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Real world ethics considerations in the coronavirus era

Apr 1, 2020

The Department of Health and Human Services recently released a letter that stated that using a single ventilator for two patients should be considered “an absolute last resort.”  Of course, this statement assumes that a ventilator exists in the first place, and it says nothing about how to deal with several more than two patients needing the same ventilator. 

This, however, is only the tip of proverbial iceberg.

These are extraordinary times in the truest sense of the word.  As the COVID-19 pandemic unfolds, there already have been and there will certainly be more issues that raise ethical concerns.  As with many ethics issues, there can and will be debate about how to address these issues.  Regardless of the specific issues to be addressed or the ultimate decision that are made, most people would agree that decision-making in advance is better than decision-making under duress, stress and fatigue. 

To this end, providers and health planning entities are encouraged to consider the following, among other things, as soon as possible, and hopefully before they present themselves:

  • How will limited resources be allocated?  Of course, resources can take many forms: major medical equipment (ventilators), blood, test kits, personal protective equipment, staff, cash on hand, rent, medicine, supplies, food, and, of course, time.
  • Should existing care/resources for any class of patients be withdrawn in order to provide them to others? 
  • Does the overall risk of the crisis justify the risks of “stretching” resources by putting individuals in care positions that would ordinarily be considered outside the scope of their license or experience?
  • Should ordinary rules of defaulting to providing resuscitation (CPR) be suspended?  If not, should “code” teams be limited in any way to minimize the heightened risk of exposure?
  • Should advance directives that expressly prohibit the use of ventilators (and other equipment) be ignored if it appears that the presenting situation is not what the individuals had in mind while drafting their advance care plan?
  • How are providers tending to the mental health of those on the front lines, those behind the scenes, and the public?
  • Should drugs be used off-label in any ways that differ from the ordinary course of care?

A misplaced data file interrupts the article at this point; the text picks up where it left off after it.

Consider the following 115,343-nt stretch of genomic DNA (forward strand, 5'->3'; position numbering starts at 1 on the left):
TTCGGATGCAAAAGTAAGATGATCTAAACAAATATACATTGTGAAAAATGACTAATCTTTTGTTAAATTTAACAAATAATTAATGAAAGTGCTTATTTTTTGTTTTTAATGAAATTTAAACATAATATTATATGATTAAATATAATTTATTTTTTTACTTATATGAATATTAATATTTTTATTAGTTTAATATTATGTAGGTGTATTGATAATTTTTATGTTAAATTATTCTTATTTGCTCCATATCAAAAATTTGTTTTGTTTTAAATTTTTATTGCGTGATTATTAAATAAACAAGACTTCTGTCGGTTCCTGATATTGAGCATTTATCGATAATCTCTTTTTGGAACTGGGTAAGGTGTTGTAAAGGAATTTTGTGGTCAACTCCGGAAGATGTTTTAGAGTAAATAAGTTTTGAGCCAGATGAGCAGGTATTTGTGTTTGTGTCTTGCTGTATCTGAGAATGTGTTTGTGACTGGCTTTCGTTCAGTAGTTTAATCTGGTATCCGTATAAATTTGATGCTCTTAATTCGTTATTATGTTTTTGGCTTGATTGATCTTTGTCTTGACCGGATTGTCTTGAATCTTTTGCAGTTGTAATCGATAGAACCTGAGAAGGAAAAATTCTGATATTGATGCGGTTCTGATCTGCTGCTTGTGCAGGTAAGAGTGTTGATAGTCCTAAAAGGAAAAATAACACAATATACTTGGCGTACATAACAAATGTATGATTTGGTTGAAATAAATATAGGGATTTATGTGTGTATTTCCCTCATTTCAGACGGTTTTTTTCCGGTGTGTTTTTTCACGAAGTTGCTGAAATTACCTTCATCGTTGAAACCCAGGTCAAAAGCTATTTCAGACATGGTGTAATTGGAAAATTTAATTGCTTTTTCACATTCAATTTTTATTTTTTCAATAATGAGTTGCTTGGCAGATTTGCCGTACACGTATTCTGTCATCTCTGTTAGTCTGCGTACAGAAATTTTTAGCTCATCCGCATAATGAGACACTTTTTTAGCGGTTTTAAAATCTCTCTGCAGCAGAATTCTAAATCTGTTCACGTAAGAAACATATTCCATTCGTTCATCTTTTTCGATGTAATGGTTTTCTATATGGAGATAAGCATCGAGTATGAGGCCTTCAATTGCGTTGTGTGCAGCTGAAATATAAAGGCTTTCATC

• How much information is appropriate to share without express consent (even if relaxed HIPAA rules would allow it)?
  • Should ability to pay matter? If so, how and for what?
  • Should resources be shared between facilities or even between patients?  If so, what and how?
  • How will legal liability and care be balanced?
  • How will cost and care be balanced?
  • How will certainty and uncertainty be balanced?
  • How will risks and rewards be balanced?
  • Should specialists who are not involved in COVID-19 care be trained (or re-trained) to boost the supply of providers involved in COVID-19 care?  If so, should this be voluntary or paid?
  • What is your plan for decision-making when you don’t have a plan?
  • What is your plan for decision-making when your original plan needs to change?

The above reflect only a fraction of the real-life scenarios that are likely to present themselves as we all respond to the COVID-19 pandemic (and in the case of other catastrophic situations that call for simultaneous acute care and public health interventions within a context of limited resources).  Among other complications, these questions involve a blend of legal, financial, practical, micro, and macro concerns.

Aside from the above institutional questions, there are myriad considerations of what each of the individual states (and other countries) are doing about rationing of healthcare, if anything.  For example, the authors of this piece are located in Virginia, and as of the date of this publication, the Commonwealth has declined to provide any rationing guidance in the event demand exceeds supply.  Obviously, it remains to be seen how this situation will unfold, but it appears likely that each state will take its own approach to healthcare resource allocation, just as they have for social distancing protocols.  As a result, the various states will inherently become ethics “laboratories.”  As different results emerge from these laboratories, we are bound to see an evolution in the response to the current crisis, which should also inform our response to crises in the future.

For each of the above, the “right” answers or, perhaps, the “least bad” answers are likely to take different forms.  Waller’s team can assist in taking a deliberate approach to advance decision-making and can provided invaluable critical distance for decision-making in the heat of the moment.

Nathan Kottkamp has a Master’s Degree in Bioethics and is the founder and chair of National Healthcare Decisions Day, a nation-wide advance care planning event.

Molly Huffman is a healthcare attorney, routinely advising hospitals and health systems on a wide array of issues, including risk, compliance, end of life decisions, and related matters.

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